Research Perspective and Comments & Analysis
Success of the Fruits & Veggies — More Matters Initiative
Launched in 2007, the Fruits & Veggies — More Matters health initiative replaced the long-standing 5 A Day campaign. With a particular focus on moms, Fruits & Veggies — More Matters is disseminated through consumer influencers, including industry, educators and health professionals. PBH also provides insight to the industry about fruits and vegetables through various surveys.
To date, the Fruits & Veggies — More Matters effort has resulted in:
• 167 million media impressions (no multipliers)
• 5.78 billion retail impressions
• 68,000 average monthly Web site visitors
• 1,900 qualified products carrying the Fruits & Veggies — More Matters logo
• 45 percent of mothers who say they are more likely to purchase a product with the Fruits & Veggies — More Matters logo on it
• 66 percent of mothers who say they intend to serve their family more fruits and veggies
Ultimately, success is measured by changes in attitudes about, and consumption of, fruits and vegetables. To monitor change, PBH has new data obtained from two fruit and vegetable related surveys. PBH’s annual Moms survey is fielded by OnResearch annually, while PBH’s State of the Plate research is conducted by NPD Foodworld Group Research once every five years. Survey results are outlined below.
Fruit And Vegetable Consumption On The Rise In Younger Children
Children under the age of 12 appear to be eating more fruits and vegetables over the past 5 years. In fact, children less than 6 years old increased their fruit consumption by 11 percent, and those children ages 6-12 increased their consumption by 7 percent. The vegetable trend was a bit less positive, with those under age 6 consuming 3 percent more and those 6-12 consuming 2 percent more vegetables. So basically, children of mothers who are targeted by the Fruits & Veggies — More Matters campaign efforts are eating more fruits and vegetables than they were 5 years ago. Conversely, in populations where More Matters has NOT been focused, such as in the elderly, consumption has decreased. Of course, this does not imply cause and effect, but it is an interesting correlation, especially since consumers typically eat more fruits and vegetables as they age.
Moms Are Finding It Easier To Feed Their Family Fruits And Vegetables When Eating Out, Yet Only 11 Percent Of All Fruits And Vegetables Are Consumed At Restaurants
Moms’ three largest reported barriers to getting their families to eat more fruits and vegetables include members of their families having different fruit and vegetable likes and dislikes, needing new ideas about ways to prepare fruits and vegetables, and not having a good range of fruits and vegetables available in restaurants.
Moms reported ease in getting their families to eat fruits and vegetables when eating out has grown. In 2010, mothers reported it easy to eat fruit (25 percent) and vegetables (17 percent) at a fast-food establishment, up from 19 percent in 2008 for fruit and 8 percent for vegetables. Thirty-seven percent of moms reported it easy to get their families to eat fruit at restaurants generally, vs. 29 percent in 2008. Moms reported ease in getting vegetables at restaurants declined, however, from 45 percent to 43 percent between 2008 and 2010.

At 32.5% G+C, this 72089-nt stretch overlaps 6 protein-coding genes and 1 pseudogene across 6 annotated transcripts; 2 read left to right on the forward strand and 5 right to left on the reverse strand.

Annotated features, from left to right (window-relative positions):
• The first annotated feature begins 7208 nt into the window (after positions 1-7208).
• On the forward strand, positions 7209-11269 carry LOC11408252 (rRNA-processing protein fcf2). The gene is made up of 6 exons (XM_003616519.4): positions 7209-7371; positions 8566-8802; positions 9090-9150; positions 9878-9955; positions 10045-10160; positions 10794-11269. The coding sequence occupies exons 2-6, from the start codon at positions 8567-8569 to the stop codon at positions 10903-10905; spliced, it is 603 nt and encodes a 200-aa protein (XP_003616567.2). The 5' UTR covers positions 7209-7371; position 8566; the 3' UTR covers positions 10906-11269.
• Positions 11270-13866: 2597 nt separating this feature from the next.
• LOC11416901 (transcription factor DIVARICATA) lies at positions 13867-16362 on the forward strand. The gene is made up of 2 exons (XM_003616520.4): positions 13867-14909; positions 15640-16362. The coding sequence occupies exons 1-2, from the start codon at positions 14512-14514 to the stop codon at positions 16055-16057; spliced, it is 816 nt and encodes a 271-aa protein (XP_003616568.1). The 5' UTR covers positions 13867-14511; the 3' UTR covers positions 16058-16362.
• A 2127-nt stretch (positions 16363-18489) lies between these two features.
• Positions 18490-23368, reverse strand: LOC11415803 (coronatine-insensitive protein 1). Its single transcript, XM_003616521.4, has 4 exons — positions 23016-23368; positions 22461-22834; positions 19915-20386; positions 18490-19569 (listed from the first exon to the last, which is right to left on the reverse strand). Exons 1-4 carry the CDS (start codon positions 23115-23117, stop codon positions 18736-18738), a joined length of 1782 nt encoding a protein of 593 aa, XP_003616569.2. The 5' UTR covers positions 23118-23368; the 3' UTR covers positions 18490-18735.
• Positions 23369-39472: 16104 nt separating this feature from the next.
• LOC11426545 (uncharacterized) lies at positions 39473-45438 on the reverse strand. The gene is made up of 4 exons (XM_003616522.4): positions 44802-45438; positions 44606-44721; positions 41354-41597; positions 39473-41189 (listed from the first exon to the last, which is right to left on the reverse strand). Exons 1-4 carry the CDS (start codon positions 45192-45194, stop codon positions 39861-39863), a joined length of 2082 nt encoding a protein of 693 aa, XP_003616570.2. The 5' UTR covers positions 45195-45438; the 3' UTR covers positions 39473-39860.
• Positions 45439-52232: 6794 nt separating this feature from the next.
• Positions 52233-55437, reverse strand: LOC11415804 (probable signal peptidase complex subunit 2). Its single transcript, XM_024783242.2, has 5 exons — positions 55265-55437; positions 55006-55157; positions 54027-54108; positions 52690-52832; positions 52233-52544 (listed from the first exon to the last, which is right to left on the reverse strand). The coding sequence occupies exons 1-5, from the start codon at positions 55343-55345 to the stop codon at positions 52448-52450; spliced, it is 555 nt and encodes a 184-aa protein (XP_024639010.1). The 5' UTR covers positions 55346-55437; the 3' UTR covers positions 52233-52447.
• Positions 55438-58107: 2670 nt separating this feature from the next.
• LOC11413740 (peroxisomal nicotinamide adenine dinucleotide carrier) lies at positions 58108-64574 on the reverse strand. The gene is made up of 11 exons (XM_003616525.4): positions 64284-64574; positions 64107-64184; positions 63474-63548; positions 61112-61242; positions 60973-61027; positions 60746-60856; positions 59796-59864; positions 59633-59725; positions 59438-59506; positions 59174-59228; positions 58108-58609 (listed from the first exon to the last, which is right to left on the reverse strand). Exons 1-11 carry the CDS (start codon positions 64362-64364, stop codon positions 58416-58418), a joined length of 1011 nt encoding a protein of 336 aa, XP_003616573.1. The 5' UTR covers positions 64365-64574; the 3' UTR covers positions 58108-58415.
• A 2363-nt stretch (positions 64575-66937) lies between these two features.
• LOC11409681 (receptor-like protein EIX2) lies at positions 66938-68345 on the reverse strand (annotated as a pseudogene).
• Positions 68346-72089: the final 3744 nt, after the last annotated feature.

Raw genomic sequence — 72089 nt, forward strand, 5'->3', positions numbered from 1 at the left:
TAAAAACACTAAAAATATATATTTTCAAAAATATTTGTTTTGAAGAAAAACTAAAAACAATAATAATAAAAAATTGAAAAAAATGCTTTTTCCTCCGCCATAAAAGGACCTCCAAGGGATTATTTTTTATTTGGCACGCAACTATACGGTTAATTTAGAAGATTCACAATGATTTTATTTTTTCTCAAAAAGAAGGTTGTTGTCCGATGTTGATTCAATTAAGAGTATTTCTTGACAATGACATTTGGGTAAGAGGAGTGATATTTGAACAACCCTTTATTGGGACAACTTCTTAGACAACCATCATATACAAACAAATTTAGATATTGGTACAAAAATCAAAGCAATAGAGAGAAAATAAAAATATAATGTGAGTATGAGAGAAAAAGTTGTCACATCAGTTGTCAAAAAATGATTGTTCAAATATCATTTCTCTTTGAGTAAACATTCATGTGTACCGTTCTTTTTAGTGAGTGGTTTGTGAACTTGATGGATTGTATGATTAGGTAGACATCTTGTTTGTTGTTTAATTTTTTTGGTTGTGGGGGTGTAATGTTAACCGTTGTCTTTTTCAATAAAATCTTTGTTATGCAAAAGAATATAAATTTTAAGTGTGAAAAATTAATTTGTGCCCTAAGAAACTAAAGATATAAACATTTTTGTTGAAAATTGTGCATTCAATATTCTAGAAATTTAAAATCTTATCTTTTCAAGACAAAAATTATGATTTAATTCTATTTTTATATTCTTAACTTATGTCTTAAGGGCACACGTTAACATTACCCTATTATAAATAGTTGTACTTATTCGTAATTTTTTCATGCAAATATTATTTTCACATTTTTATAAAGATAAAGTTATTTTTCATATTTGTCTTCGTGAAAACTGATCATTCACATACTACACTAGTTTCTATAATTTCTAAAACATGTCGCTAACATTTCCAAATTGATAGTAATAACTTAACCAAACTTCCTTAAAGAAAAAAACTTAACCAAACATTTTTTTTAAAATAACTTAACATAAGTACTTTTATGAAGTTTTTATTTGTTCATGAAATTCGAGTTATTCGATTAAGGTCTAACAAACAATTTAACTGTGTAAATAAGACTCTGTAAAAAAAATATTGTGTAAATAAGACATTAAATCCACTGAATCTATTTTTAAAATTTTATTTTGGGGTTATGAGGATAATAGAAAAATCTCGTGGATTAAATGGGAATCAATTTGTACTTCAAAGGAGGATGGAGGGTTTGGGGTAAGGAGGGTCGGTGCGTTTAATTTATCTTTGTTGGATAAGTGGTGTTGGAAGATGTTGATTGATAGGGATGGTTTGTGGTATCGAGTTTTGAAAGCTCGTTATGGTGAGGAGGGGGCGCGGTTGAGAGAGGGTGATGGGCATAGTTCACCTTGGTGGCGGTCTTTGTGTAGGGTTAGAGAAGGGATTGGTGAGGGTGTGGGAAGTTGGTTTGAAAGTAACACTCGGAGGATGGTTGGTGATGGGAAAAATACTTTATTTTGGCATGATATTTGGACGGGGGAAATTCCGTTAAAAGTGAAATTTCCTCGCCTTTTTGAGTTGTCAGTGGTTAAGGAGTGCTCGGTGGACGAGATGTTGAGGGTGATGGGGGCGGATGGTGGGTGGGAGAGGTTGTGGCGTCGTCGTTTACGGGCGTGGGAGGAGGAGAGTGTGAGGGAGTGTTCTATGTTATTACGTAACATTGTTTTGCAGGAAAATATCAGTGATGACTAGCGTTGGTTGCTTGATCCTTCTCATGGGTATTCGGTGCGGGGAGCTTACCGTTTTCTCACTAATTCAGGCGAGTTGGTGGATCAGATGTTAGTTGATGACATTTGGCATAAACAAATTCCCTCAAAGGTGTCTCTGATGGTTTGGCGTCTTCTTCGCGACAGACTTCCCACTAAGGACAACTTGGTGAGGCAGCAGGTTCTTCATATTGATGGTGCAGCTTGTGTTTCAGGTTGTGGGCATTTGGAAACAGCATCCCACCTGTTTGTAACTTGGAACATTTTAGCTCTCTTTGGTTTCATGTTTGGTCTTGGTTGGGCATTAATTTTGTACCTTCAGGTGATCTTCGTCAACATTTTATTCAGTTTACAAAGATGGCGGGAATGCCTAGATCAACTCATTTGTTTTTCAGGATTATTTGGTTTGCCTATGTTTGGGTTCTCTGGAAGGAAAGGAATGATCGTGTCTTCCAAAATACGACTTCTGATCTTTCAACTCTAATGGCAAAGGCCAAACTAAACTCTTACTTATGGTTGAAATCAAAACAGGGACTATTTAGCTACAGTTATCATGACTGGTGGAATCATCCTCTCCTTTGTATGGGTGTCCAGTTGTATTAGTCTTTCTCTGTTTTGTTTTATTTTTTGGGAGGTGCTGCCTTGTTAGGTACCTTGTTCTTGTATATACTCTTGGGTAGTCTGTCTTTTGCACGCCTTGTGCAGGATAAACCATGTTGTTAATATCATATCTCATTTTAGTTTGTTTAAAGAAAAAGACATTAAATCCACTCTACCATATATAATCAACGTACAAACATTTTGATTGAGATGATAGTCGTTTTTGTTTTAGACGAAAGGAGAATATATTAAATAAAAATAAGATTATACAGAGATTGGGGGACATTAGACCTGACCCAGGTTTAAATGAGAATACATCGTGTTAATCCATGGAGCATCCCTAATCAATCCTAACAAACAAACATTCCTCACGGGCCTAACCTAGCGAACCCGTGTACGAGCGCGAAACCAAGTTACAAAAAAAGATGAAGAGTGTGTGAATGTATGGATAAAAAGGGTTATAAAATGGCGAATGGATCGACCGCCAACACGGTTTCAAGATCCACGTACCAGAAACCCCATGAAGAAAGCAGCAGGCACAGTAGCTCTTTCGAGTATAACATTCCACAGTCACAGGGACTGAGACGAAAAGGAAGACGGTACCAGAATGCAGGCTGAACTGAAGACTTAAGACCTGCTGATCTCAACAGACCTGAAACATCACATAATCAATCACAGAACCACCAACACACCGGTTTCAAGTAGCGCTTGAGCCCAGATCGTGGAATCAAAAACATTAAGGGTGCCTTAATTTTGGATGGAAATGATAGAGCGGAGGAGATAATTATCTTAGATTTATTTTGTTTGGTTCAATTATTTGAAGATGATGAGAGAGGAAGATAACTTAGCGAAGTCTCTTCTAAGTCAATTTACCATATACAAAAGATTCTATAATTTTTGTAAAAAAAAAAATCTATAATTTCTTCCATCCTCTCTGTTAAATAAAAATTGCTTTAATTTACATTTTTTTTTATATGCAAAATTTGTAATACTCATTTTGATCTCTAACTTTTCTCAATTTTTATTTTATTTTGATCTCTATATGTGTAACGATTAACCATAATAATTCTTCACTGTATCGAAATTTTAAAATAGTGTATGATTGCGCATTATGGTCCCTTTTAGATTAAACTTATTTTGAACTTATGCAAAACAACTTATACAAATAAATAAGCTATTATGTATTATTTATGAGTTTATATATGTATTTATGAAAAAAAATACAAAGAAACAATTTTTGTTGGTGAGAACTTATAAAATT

Despite the significant increases in moms reporting ease of getting families to eat more fruit in restaurants, only 8.8 percent of all menu items include fruit, and only 3 percent of overall fruit consumption comes from restaurants. Regarding vegetables, 44.8 percent of all menu items include at least one vegetable, and 15 percent of all vegetable consumption is consumed in restaurants. Together, only 11 percent of fruits and vegetables are consumed at restaurants.
Here again, I’m pleased to see positive movement, especially in quick service restaurants. I believe that the addition of sliced apples and new salad options at McDonald’s, for example, is one of the reasons moms can report that fruits and vegetables are easier to find on menus. Obviously, with only 11 percent of all fruits and vegetables consumed at restaurants, there is a huge opportunity for growth in this venue.
Simply telling people to eat more fruits and vegetables is not enough to change behavior. Consumers have to want to eat fruits and vegetables. In our case, we want to motivate mothers to serve more to their families. Providing information about how to use fruits and vegetables and why it’s important to eat them is critical. Equally important, however, is changing what is available where people eat — on restaurant menus, at school and in worksites. It is a culmination of all of these efforts — and many others — that ultimately will be needed to increase America’s fruit and vegetable consumption.
One Point Of Light
All of the activity Dr. Pivonka accounts is surely virtuous. To teach the truth…To attempt to make the righteous choice become the easy choice… To believe that once people understand, they will want to do the right thing…This is all reflective of a vision of society that combines the most elevated thoughts of the ancient Greeks with that of the Enlightenment.